Most salespeople are self-motivated. It’s part of the job. But as a manager, your goal is to deliver even higher levels of performance than your team can bring by themselves. So, we try various tactics and speeches in a vague approximation of that iconic scene from Glengarry Glen Ross, but guess what? That type of aggressive, in-your-face employee management gets old fast.
To truly engage your entire sales team requires a more careful and thoughtful approach. Here are 5 proven employee motivation strategies you can implement immediately:
1. Level the Playing Field
Every sales rep finds themselves ranked against their peers in how much business they’re closing, and it’s often on public display. Who’s winning and who’s dying? Who will score the invitation to President’s Club, and who will be left at home?
If you’re not the top producer, it’s hard to feel excited about what you’re doing. (“Let’s face it, Susan is going to come out on top. Susan has the best territory.”)
But every sales team is also working on something strategic, and that’s where everyone can compete on an even playing field and be fully engaged.
Examine your strategic priorities, and try running a focused sales contest around a goal unrelated to total sales. If you’re trying to get more revenue overseas, see who can close the most European deals. Or who can take the most deals away from a certain key competitor, or who can close the most new accounts from the dead-leads list. Consider measuring numbers of transactions rather than dollar volume, since territory assignments may give certain reps an unfair advantage.
Contests like this can help motivate the entire team while also accomplishing a specific goal. And everyone can truly participate, not just your highest performers (who probably needed less motivating in the first place). Throw in a spot bonus or some extra time off for the winner, and you’ll really get the team working toward your goal.
2. Celebrate on Slack
I don’t need to sing the praises of Slack (or Hipchat or Yammer or whatever you’re using for group chat). It’s the global information source: for news, gossip or to find out when pizza is arriving.
But it’s also a powerful sales motivator by helping to publicize your sales successes in real time. Here’s how:
The first step is to cultivate a company culture which celebrates new business. A new deal is a blessed thing. Customer revenue pays everyone’s salaries, and new revenue funds new growth and prosperity. If your organization doesn’t value each new deal, you need to change people’s attitudes (and frankly, that’s a sign of a systemic cultural problem).
But if your culture is generally excited about new sales, you can turn Slack into the greatest 21st century sales bell.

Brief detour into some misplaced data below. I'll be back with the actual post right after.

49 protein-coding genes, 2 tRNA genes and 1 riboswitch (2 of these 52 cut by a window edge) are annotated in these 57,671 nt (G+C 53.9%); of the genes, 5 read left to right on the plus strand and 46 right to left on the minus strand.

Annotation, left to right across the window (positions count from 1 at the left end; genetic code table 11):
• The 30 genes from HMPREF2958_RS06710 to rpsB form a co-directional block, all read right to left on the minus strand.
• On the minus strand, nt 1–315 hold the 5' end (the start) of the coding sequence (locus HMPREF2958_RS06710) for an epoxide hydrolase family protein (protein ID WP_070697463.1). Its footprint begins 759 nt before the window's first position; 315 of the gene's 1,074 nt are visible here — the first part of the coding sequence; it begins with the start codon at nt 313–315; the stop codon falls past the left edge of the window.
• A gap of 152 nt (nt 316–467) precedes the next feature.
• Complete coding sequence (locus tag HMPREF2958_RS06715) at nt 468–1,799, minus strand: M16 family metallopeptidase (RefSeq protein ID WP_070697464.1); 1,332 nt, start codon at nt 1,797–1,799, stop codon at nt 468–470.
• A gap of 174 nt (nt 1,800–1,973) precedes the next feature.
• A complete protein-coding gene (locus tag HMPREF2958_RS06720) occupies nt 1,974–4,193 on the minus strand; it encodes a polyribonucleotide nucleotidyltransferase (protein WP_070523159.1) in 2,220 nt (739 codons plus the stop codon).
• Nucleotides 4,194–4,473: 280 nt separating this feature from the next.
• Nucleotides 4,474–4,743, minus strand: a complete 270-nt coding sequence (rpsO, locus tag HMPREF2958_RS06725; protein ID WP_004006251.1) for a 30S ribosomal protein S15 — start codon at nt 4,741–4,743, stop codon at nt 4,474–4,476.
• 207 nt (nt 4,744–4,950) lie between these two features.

Step 2: Wire up your CRM to automatically report new closed sales in a Slack channel, and encourage everyone in the company to subscribe.
Step 3: Sit back and watch as everyone cheers on your reps — whether the deals are large or small. A robust and positive chorus from your non-sales staff will make your sales team feel recognized and appreciated. And you’ll be surprised how creative those reaction emojis can be.
3. Undercover Boss
Invite your CEO to sit with the sales team from time to time. Book a half-day minimum, then set your CEO to work in the various roles your team does: make cold calls; conduct product demos and walkthroughs; handle the toughest objections.
This is not only great training (to watch your ‘best salesperson’ in action), but it also gives your team direct access to the boss for spontaneous questions, critique and feedback. This kind of attention reminds everyone on the sales team how important and valued they are.
4. Story Time
Gather round, children. It’s time to hear great stories from the front lines of sales.
The greatest sales achievements aren’t always about the bottom line. If you only celebrate your largest deals, you’re missing out on rewarding the greatest efforts and creativity by your team.
Make time each week or each month to share the best stories. You can do this just with your sales team, or with other departments as well. Offer (or assign) to each rep the opportunity to share a story of greatness. It might be the deal that had to be taken from the clutches of your competitor. Maybe it was a story of bravery, where a rep held firm on pricing when a customer put them under tremendous pressure to discount. Or perhaps it’s a story of a really clever way a rookie rep configured your product for a customer’s unusual needs.
Not only do reps get recognized for their efforts, but they’re also able to share valuable tips and tricks with their colleagues.
5. Focus on Employee Motivation of Remote Reps
Most companies have reps in places far from headquarters. Whether it’s a tiny branch office or a rep working solo, these distant teammates too often feel disconnected from typical motivational activities. They can’t easily attend an offsite; they miss the bonding that occurs at casual happy hours; and ‘Funny Hat Day’ just doesn’t work when you work from home.
But if you’re going to run a high-performing sales team, everyone needs to be fully engaged and fired up. This is especially true for your non-headquarters reps.
Have an always-on Slack channel for peer advice. Hold a daily morning standup on video (where everyone is using their webcam to participate, even if they sit 10 feet from each other). Hold weekly webcam office hours with your VP of Sales, CEO or other senior staff to take questions exclusively from the remote team. Encourage situation-based coaching based on the events of the week.
Finally, make sure that when remote reps are summoned to headquarters for a visit, they’re fully booked with meals, meetings and training to maximize the in-person contact with non-sales members of the company.